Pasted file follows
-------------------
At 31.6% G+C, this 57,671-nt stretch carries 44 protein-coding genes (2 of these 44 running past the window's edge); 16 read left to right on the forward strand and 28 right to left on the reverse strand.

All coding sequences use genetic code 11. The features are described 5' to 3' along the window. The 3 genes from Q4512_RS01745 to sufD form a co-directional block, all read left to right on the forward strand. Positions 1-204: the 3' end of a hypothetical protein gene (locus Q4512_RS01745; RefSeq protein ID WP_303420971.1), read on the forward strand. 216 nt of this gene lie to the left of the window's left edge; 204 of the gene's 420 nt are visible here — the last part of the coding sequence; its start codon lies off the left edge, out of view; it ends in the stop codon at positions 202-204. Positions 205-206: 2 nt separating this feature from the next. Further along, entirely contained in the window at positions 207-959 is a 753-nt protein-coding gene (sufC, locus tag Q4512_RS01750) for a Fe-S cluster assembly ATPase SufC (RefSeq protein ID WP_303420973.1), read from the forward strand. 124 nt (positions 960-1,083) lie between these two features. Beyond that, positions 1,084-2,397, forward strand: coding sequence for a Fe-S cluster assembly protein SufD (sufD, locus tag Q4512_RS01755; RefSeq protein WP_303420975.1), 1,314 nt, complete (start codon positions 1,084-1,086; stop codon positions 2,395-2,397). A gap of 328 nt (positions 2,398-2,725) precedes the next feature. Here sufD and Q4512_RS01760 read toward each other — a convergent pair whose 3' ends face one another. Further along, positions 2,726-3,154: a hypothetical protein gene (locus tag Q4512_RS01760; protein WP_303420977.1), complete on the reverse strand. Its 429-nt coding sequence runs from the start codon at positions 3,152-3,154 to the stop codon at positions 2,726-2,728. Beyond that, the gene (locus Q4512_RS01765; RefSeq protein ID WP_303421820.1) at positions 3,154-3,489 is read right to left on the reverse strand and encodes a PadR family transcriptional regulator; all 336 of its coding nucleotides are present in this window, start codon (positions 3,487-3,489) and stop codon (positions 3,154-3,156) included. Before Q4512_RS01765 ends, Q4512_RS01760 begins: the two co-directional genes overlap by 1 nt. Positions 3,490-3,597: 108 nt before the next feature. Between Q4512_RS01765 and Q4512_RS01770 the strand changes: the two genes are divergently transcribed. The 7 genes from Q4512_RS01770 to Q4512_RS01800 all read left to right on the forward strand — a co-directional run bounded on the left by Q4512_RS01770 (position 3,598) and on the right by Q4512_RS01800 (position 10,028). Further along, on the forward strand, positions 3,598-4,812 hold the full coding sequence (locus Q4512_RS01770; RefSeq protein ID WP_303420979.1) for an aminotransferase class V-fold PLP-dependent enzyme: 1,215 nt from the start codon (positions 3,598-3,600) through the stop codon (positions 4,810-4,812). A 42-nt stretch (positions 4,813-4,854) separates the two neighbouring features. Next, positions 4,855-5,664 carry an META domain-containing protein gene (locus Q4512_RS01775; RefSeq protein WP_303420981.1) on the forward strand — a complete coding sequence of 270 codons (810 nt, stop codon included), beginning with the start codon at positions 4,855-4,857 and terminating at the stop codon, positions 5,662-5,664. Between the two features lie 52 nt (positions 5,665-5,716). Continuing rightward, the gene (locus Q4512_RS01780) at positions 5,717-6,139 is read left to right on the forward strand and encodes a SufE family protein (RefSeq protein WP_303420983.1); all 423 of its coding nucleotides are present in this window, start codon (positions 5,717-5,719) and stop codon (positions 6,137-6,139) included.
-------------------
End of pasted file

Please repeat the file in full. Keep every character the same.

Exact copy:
At 31.6% G+C, this 57,671-nt stretch carries 44 protein-coding genes (2 of these 44 running past the window's edge); 16 read left to right on the forward strand and 28 right to left on the reverse strand.

All coding sequences use genetic code 11. The features are described 5' to 3' along the window. The 3 genes from Q4512_RS01745 to sufD form a co-directional block, all read left to right on the forward strand. Positions 1-204: the 3' end of a hypothetical protein gene (locus Q4512_RS01745; RefSeq protein ID WP_303420971.1), read on the forward strand. 216 nt of this gene lie to the left of the window's left edge; 204 of the gene's 420 nt are visible here — the last part of the coding sequence; its start codon lies off the left edge, out of view; it ends in the stop codon at positions 202-204. Positions 205-206: 2 nt separating this feature from the next. Further along, entirely contained in the window at positions 207-959 is a 753-nt protein-coding gene (sufC, locus tag Q4512_RS01750) for a Fe-S cluster assembly ATPase SufC (RefSeq protein ID WP_303420973.1), read from the forward strand. 124 nt (positions 960-1,083) lie between these two features. Beyond that, positions 1,084-2,397, forward strand: coding sequence for a Fe-S cluster assembly protein SufD (sufD, locus tag Q4512_RS01755; RefSeq protein WP_303420975.1), 1,314 nt, complete (start codon positions 1,084-1,086; stop codon positions 2,395-2,397). A gap of 328 nt (positions 2,398-2,725) precedes the next feature. Here sufD and Q4512_RS01760 read toward each other — a convergent pair whose 3' ends face one another. Further along, positions 2,726-3,154: a hypothetical protein gene (locus tag Q4512_RS01760; protein WP_303420977.1), complete on the reverse strand. Its 429-nt coding sequence runs from the start codon at positions 3,152-3,154 to the stop codon at positions 2,726-2,728. Beyond that, the gene (locus Q4512_RS01765; RefSeq protein ID WP_303421820.1) at positions 3,154-3,489 is read right to left on the reverse strand and encodes a PadR family transcriptional regulator; all 336 of its coding nucleotides are present in this window, start codon (positions 3,487-3,489) and stop codon (positions 3,154-3,156) included. Before Q4512_RS01765 ends, Q4512_RS01760 begins: the two co-directional genes overlap by 1 nt. Positions 3,490-3,597: 108 nt before the next feature. Between Q4512_RS01765 and Q4512_RS01770 the strand changes: the two genes are divergently transcribed. The 7 genes from Q4512_RS01770 to Q4512_RS01800 all read left to right on the forward strand — a co-directional run bounded on the left by Q4512_RS01770 (position 3,598) and on the right by Q4512_RS01800 (position 10,028). Further along, on the forward strand, positions 3,598-4,812 hold the full coding sequence (locus Q4512_RS01770; RefSeq protein ID WP_303420979.1) for an aminotransferase class V-fold PLP-dependent enzyme: 1,215 nt from the start codon (positions 3,598-3,600) through the stop codon (positions 4,810-4,812). A 42-nt stretch (positions 4,813-4,854) separates the two neighbouring features. Next, positions 4,855-5,664 carry an META domain-containing protein gene (locus Q4512_RS01775; RefSeq protein WP_303420981.1) on the forward strand — a complete coding sequence of 270 codons (810 nt, stop codon included), beginning with the start codon at positions 4,855-4,857 and terminating at the stop codon, positions 5,662-5,664. Between the two features lie 52 nt (positions 5,665-5,716). Continuing rightward, the gene (locus Q4512_RS01780) at positions 5,717-6,139 is read left to right on the forward strand and encodes a SufE family protein (RefSeq protein WP_303420983.1); all 423 of its coding nucleotides are present in this window, start codon (positions 5,717-5,719) and stop codon (positions 6,137-6,139) included.